Mutable Music's Spectrum is a short, LP-length disc featuring two masters of the middle ground between classical composition and jazz improvisation -- Muhal Richard Abrams and Roscoe Mitchell -- in a combined effort as improvisers, Romu, followed by two composed orchestral works performed by the Janácek Philharmonic under Petr Kotik; Non-Cognitive Aspects of the City -- by Mitchell, with a text of Joseph Jarman delivered by baritone Thomas Buckner -- and Mergertone by Abrams. Romu is a soulful duet between Abrams' piano and Mitchell's alto saxophone that represents both individual streams of searching and a spontaneous confluence of ideas; figures are effortlessly cast back and forth between the two players, are modified, these gestures lead to other things along the way and the whole journey ends very calmly and naturally at 12 minutes. Mitchell's Non-Cognitive Aspects of the City is both a narrated orchestral work (like Copland's Lincoln Portrait) and an orchestral lied, as vocalist Buckner is required both to speak and sing. The piece has a beautiful, Ivesian orchestration and Buckner does seem to be performing from the perspective of the "vox populi" similar to Ives' application of unison choral lines in works like Lincoln, the Great Commoner. Abrams' Mergertone, which also uses electronic keyboards at least at its start and later, a concertante solo piano part, is more impressionistic, declamatory, and spectral than the Mitchell, which has its text to provide continuity and direction. However, it could hold its own at a Darmstadt Festival without much trouble, but is not overtly Western stylistically or particularly "third stream," either.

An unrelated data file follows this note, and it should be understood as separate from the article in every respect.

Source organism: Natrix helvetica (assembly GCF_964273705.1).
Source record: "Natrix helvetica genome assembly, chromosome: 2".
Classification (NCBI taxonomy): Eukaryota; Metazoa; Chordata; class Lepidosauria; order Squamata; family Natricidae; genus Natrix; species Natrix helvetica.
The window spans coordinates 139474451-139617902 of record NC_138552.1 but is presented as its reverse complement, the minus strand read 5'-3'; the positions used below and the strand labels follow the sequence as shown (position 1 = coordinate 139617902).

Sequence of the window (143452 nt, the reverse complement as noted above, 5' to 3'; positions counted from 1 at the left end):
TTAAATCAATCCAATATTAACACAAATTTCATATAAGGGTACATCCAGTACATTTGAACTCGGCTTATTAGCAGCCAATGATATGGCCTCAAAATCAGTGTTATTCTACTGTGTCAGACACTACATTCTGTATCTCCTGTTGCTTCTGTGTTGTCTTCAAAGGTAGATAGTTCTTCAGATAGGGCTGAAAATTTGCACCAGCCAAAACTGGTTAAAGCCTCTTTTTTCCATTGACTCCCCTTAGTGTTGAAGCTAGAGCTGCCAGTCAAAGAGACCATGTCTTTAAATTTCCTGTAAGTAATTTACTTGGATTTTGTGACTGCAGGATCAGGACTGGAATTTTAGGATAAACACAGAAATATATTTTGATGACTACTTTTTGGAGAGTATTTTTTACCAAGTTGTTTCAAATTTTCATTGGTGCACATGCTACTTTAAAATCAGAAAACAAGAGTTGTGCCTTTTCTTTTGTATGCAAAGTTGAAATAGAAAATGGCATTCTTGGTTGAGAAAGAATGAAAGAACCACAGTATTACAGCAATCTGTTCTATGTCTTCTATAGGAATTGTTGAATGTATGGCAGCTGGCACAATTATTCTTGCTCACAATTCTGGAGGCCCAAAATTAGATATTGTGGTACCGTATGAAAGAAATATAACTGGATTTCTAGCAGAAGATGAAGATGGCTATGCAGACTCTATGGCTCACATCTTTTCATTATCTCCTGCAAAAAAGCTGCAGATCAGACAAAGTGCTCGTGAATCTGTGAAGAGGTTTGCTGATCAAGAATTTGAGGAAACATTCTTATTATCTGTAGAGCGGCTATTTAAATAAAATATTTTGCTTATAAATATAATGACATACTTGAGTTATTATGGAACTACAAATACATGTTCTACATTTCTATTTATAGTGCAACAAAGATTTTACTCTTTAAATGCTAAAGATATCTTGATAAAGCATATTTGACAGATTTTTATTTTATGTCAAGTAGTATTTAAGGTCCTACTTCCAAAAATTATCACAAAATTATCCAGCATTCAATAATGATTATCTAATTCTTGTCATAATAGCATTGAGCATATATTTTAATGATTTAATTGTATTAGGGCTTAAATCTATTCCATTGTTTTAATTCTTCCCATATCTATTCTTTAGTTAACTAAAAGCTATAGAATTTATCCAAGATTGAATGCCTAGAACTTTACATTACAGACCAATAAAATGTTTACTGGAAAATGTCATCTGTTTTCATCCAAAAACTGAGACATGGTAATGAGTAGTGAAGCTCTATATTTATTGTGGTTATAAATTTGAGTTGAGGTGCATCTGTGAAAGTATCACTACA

Included in the book is a fine essay by George E. Lewis that reviews Mitchell and Abrams in the context of various pros and cons regarding improvisation and fixed music. It's a shame that the text of Jarman's poem isn't also included, but it is not as though one cannot divine the words from Buckner's delivery of them on the recording. Mutable Music's Spectrum demonstrates how Abrams and Mitchell can both be well inside the established norms of composition and improvisation and still tread somewhere off the path; it likewise demonstrates the vital contributions these masters continue to make in the realm of American music.